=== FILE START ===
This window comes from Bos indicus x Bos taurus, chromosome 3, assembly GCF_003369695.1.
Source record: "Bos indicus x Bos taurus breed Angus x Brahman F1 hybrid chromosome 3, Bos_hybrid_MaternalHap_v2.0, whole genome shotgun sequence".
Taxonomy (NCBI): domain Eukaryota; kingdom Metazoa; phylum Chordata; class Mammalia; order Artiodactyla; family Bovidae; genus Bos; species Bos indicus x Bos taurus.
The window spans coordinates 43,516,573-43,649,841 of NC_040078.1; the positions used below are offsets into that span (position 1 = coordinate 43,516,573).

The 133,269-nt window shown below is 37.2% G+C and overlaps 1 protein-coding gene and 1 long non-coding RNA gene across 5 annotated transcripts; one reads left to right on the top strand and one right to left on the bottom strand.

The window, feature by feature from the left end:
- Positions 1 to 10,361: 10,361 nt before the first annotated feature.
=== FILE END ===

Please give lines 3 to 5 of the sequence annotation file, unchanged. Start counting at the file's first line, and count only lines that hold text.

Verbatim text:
Taxonomy (NCBI): domain Eukaryota; kingdom Metazoa; phylum Chordata; class Mammalia; order Artiodactyla; family Bovidae; genus Bos; species Bos indicus x Bos taurus.
The window spans coordinates 43,516,573-43,649,841 of NC_040078.1; the positions used below are offsets into that span (position 1 = coordinate 43,516,573).

The 133,269-nt window shown below is 37.2% G+C and overlaps 1 protein-coding gene and 1 long non-coding RNA gene across 5 annotated transcripts; one reads left to right on the top strand and one right to left on the bottom strand.